How Can I Remove Ammonia From My Wastewater Plant?
VitaStim Dynamic Duo – a highly-concentrated bacterial product to boost growth and reproduction of nitrifying bacteria.
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Operators of wastewater treatment plants that suffer from high ammonia levels come to us for solutions. We use microorganisms to oxidize ammonia to nitrate. Our VitaStim Dynamic Duo is specifically adapted to work with your entire system, taking into account the chemistry you use, any physical limitations of the plant, and the present microorganism population.
VitaStim Dynamic Duo is a two-part high concentrate nitrifying bacterium designed to rapidly grow. Through extensive on-site research Aquafix has developed specific strains to work together to restore nitrification in your aerated wastewater treatment process. Depending on the environment, nitrification can be restored in as little as 1-4 days.
Ammonia-Oxidizing Bacteria (AOB) and Nitrite-Oxidizing Bacteria (NOB)
Ammonia is found in many places in the environment, including fertilizers, human waste, and industrial waste (dairy, meat, corn ethanol). Nitrosomonas (AOB), Nitrobacter, and Nitrospira (NOB’s) are chemoautotrophic bacteria that contribute to ammonia and nitrite removal. Ammonia that enters a wastewater plant is oxidized from ammonia to nitrite by Nitrosomonas and Nitrospira. Nitrobacter then oxidize the nitrite to nitrate.
Common doubling times for nitrifiers are 24-48 hours at temperatures of 70°F while most heterotrophic bacteria in the same environment have a typical doubling time of 20-30 minutes.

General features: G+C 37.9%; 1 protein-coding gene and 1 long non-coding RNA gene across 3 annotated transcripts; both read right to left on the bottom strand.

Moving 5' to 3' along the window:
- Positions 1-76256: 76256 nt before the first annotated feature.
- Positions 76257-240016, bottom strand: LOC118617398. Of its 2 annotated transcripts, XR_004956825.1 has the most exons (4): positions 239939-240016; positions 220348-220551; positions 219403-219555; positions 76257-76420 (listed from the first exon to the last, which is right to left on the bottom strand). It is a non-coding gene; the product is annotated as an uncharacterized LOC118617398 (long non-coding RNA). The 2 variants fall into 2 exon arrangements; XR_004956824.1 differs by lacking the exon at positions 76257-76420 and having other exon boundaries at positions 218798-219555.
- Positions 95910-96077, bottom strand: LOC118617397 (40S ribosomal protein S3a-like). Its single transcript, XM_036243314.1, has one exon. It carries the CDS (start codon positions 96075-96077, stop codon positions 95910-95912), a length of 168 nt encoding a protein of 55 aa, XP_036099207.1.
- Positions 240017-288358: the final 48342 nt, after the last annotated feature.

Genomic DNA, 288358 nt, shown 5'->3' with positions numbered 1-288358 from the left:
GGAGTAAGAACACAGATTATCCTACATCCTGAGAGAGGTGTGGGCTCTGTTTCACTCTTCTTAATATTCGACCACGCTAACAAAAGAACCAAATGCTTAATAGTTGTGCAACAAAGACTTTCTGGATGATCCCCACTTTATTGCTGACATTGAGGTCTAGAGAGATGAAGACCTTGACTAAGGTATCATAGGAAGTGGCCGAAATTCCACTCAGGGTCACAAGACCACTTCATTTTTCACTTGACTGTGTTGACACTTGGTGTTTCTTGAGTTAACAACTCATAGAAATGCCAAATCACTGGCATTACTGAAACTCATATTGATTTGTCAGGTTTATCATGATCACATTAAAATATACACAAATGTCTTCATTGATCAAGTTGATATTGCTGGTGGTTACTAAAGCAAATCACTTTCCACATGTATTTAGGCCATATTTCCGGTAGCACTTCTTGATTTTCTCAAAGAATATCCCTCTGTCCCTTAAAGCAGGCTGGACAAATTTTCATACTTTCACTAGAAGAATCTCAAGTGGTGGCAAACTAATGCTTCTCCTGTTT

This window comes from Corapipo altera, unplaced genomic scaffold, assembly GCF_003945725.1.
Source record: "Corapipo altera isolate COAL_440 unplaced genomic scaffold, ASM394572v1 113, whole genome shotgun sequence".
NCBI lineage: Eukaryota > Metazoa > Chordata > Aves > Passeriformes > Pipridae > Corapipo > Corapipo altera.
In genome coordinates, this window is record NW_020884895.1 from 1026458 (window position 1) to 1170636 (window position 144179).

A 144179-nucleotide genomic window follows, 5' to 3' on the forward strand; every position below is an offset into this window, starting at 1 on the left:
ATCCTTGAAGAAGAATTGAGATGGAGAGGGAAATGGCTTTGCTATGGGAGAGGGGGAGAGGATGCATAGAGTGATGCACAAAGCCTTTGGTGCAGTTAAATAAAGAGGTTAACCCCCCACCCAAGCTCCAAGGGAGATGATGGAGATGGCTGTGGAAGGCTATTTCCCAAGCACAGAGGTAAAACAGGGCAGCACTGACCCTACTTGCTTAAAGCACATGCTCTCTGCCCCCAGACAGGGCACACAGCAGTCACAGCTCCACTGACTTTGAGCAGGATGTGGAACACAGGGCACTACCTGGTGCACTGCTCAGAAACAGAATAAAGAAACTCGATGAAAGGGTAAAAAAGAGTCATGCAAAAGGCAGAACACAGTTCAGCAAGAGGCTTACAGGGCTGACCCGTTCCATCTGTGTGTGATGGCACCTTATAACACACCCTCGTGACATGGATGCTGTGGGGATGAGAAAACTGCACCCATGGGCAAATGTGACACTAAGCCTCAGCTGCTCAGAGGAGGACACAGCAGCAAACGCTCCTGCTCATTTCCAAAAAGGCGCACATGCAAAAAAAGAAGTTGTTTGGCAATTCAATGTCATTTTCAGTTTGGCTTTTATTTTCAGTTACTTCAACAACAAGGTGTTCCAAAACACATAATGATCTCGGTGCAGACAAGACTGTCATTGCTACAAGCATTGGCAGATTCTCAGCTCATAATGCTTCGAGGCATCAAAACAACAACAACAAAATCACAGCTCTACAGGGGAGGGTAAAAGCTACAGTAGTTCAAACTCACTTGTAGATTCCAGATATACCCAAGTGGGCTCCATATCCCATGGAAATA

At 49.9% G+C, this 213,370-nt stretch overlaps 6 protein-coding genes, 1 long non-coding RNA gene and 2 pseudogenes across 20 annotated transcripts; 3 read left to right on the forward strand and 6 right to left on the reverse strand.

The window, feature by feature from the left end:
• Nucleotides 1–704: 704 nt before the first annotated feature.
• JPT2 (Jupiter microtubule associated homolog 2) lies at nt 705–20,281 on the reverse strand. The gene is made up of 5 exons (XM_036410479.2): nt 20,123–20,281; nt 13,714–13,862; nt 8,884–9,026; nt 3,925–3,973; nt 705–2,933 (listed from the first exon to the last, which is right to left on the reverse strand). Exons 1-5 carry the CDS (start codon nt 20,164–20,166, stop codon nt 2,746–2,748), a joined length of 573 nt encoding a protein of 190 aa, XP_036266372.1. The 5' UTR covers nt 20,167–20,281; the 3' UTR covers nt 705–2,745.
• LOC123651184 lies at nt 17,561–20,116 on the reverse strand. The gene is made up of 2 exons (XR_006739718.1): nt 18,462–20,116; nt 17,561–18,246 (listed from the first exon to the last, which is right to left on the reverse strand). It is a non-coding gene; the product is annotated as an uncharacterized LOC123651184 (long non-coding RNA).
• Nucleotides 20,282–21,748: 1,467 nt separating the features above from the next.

Why is Nitrifier Growth So Slow?
Chemoautotrophic bacteria use CO2 as their carbon source and oxidation of non-organic material to generate cellular energy. The oxidation of inorganic material does not yield as much energy as the oxidation of organic carbon sources, as performed by heterotrophic bacteria, so nitrifiers have a very slow growth rate within the microbe community in wastewater plants.
Nitrifying bacteria are autotrophs, and use CO2 as the source of carbon for their cellular building material, so they do not contribute to the removal of BOD in the system. However, nitrifying bacteria are important to the system since decrease levels of ammonia to a concentration where heterotrophic bacteria are able to survive.
Although Nitrosomonas, Nitrobacter, and Nitrospira are commonly found in the soil and can easily wash into wastewater plants (WWTPs), many plants lose these bacteria because of environmental conditions, contamination with toxic compounds, low dissolved oxygen, or competition with other microorganisms.
Oh No! I just Lost Nitrification!
We Have a Plan!
- Call or email to get more information or to order liquid VitaStim Dynamic Duo and, if it’s cold, VitaStim Polar Blend to help your reseed your system.
- If the water temperature is less then 50°F you may need activated sludge from another plant that is nitrifying nicely. Make sure the other plant does not have problems with filamentous foaming or bulking so you do not introduce a new problem.
- Once you’ve brought it back, keep it up with our Seven Steps to Nitrification
Click Here for the Seven Steps to Nitrification
Our seven steps to nitrification show the operator each step and how and why it is vital to the survival of the nitrifying cultures. These organisms are very sensitive to toxicity, and are strict aerobes and prefer a kind and gentle wastewater operator. Our seven steps guide operators back to nitrification, and more importantly impart an understanding of what to work on.
Factors Affecting Performance of Nitrifying Bacteria
1. Retention Time